This remedy focuses on the topical antimicrobial nature of herbs. Keep in mind that many different herbs can be used with great results. I am sharing the particular recipe that I used, and you can use this as a guide to create your own formula.
Before we get to the recipe, let’s look at the herbs.
Echinacea (Echinacea angustifolia, E. purpurea)
Echinacea is often wrongly pigeonholed as a cold and flu herb, but Echinacea is so much more than that! It is the one herb I reach for most frequently for infections and hot eruptions like boils, acne and yes, even mouth infections.
Echinacea is anti-microbial, it boosts the immune system and can draw out infections. Sometimes Echinacea is even referred to as the toothache plant. According to herbalist Paul Bergner, Echinacea was used as a dental remedy by many Native American tribes, including the Omaha Ponca, Oglala Dakota, Cheyenne, Crow and Comanche.
Echinacea is rapidly disappearing from the wild. When you purchase Echinacea products please only buy Echinacea from a cultivated source.
Oregon Grape Root (Mahonia angustifolia, M. nervosa)
Oregon grape root is a wonderful antimicrobial herb that can address a variety of infections. It is also astringent, helping to tighten and tone tissues, which is especially useful for swollen and inflamed gums.
Plantain (Plantago major, P. lanceolata)
Plantain is scorned as a weed by many but is a beloved herb to those who truly know it. The list of plantain’s medicinal abilities could go on and on so for this we’ll simply say it is a wonderful herb to help heal wounds and fight infection.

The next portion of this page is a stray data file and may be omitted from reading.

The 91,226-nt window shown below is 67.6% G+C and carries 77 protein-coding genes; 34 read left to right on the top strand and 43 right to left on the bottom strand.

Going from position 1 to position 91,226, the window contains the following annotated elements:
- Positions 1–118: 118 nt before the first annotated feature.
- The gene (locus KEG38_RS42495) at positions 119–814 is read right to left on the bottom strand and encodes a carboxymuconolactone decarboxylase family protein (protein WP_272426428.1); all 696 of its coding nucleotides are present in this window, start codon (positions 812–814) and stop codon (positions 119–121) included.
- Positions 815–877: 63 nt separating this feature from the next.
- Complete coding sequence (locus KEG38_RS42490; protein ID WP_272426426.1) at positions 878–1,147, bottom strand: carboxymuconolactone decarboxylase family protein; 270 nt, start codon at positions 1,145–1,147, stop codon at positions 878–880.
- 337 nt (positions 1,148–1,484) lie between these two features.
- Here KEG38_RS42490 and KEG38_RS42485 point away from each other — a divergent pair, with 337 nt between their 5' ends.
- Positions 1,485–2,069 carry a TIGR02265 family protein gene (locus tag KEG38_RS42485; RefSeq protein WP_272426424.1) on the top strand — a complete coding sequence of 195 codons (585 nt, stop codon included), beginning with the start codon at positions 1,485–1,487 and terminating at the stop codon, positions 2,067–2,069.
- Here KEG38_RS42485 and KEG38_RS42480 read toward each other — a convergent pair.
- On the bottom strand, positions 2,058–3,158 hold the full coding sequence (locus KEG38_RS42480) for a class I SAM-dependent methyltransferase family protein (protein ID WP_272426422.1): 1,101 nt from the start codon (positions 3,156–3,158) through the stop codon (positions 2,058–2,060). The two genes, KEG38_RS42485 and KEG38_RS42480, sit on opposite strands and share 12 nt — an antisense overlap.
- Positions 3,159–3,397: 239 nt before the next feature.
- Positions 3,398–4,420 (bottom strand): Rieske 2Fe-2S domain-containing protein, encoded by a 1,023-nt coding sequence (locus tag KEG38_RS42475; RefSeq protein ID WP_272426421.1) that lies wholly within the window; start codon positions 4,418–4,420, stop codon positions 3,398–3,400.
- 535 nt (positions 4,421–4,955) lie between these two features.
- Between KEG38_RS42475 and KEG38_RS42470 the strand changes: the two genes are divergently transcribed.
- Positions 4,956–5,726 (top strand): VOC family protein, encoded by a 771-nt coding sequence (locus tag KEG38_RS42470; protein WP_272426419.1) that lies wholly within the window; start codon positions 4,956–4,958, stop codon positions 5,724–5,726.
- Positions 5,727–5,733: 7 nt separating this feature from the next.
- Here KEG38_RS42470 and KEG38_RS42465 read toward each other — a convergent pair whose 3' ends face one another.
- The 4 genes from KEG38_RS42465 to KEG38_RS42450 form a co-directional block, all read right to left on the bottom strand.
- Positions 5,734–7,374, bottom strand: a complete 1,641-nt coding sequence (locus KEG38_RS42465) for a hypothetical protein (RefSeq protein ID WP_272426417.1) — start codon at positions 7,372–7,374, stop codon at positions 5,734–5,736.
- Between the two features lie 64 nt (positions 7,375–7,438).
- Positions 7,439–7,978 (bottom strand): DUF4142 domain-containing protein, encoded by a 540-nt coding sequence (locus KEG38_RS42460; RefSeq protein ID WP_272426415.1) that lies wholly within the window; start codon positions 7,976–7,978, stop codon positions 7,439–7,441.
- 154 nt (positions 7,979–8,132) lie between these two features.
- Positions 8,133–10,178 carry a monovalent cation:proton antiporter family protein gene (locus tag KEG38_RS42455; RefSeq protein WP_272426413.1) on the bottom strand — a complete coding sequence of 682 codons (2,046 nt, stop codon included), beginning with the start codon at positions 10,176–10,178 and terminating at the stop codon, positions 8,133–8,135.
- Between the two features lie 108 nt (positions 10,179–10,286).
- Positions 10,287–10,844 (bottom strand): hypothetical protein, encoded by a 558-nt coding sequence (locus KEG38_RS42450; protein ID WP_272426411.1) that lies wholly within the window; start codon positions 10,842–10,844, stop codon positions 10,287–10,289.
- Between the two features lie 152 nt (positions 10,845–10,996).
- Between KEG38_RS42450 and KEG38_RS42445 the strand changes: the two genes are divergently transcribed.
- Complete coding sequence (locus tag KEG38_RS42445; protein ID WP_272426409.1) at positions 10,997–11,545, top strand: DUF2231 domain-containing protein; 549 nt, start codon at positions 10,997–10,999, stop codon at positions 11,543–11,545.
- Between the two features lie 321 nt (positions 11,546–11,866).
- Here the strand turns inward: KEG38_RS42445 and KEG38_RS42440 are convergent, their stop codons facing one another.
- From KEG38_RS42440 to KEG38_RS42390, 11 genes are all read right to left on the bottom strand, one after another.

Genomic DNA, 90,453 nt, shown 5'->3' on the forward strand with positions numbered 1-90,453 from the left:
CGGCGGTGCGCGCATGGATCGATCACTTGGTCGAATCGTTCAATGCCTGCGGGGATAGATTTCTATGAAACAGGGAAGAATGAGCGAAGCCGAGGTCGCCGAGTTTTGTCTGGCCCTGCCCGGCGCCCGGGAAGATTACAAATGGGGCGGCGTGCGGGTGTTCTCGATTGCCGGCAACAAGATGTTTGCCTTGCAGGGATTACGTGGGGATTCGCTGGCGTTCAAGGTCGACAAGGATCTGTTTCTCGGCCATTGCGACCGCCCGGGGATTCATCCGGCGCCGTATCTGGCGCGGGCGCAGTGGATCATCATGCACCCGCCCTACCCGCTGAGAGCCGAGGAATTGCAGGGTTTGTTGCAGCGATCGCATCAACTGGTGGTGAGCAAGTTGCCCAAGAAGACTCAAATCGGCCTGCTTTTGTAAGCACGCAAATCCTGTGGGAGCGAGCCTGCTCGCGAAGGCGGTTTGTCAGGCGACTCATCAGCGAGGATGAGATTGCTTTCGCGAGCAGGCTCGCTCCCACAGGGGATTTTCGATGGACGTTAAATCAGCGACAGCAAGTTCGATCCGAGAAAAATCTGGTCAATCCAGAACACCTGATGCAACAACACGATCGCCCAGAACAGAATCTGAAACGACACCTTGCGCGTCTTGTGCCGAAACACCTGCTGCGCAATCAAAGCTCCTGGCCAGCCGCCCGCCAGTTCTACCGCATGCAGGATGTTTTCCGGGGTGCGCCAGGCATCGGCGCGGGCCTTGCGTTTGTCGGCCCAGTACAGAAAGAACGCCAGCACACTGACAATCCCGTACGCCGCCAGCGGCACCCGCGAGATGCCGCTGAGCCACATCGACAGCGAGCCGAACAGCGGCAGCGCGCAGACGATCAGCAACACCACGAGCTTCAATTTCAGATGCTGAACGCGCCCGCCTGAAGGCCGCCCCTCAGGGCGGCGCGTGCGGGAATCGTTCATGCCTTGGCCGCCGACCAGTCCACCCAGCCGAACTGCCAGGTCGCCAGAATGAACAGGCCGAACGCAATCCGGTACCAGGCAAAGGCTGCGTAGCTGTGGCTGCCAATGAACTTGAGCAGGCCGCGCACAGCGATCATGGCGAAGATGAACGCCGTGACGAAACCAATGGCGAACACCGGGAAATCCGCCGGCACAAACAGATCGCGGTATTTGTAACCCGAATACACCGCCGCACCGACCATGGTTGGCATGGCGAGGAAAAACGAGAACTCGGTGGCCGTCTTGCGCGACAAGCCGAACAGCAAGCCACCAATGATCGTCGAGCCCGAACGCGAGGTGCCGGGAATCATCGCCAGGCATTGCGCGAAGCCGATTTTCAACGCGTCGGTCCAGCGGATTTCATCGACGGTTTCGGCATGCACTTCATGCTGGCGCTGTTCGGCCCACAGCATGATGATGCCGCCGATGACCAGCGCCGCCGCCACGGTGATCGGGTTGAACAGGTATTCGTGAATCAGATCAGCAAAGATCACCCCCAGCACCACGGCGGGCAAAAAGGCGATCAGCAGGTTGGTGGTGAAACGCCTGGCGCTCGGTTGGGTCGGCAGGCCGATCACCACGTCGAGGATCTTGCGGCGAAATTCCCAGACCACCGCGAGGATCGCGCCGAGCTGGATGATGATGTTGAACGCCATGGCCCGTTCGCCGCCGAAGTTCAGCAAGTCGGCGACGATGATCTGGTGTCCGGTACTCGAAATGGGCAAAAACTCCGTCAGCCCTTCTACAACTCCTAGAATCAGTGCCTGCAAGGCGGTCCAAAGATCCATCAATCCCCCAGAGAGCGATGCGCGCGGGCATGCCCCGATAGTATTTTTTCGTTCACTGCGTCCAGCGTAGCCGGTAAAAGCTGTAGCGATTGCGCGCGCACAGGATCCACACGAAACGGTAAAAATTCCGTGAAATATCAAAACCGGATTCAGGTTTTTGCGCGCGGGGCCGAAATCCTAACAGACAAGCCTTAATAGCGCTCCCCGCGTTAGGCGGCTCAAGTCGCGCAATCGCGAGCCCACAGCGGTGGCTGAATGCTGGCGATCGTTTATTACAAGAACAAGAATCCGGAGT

Propolis is a resin collected from beehives. Bees harvest various resins and volatile oils from nearby plants to create propolis, which is then used in the hive to seal unwanted gaps and prevent pathogenic invasion. Propolis is used worldwide on tooth infections as it is an incredible antimicrobial herb.
Herbal Homemade Mouthwash
Today’s recipe is really simple. You can make it either by purchasing/harvesting these herbs and tincturing them yourself, or by simply buying the tinctures already made and mixing them together.
- 1/2 ounce Echinacea tincture
- 1/4 ounce Oregon grape root tincture
- 1/8 ounce plantain tincture
- 1/8 ounce propolis tincture
Simply combine the above amounts in an amber bottle with a dropper.
To use, place 30 to 60 drops in a mouthful of water.
Note: the water will turn cloudy as a result of the propolis resin mixing with water.
Swish for 5 to 20 seconds and then spit out the mixture. Rinse if desired.
Since my gums have completely healed since my last checkup, I now use this homemade mouthwash preventively. Along with all the steps I take for dental health I hope to avoid gum disease in the future!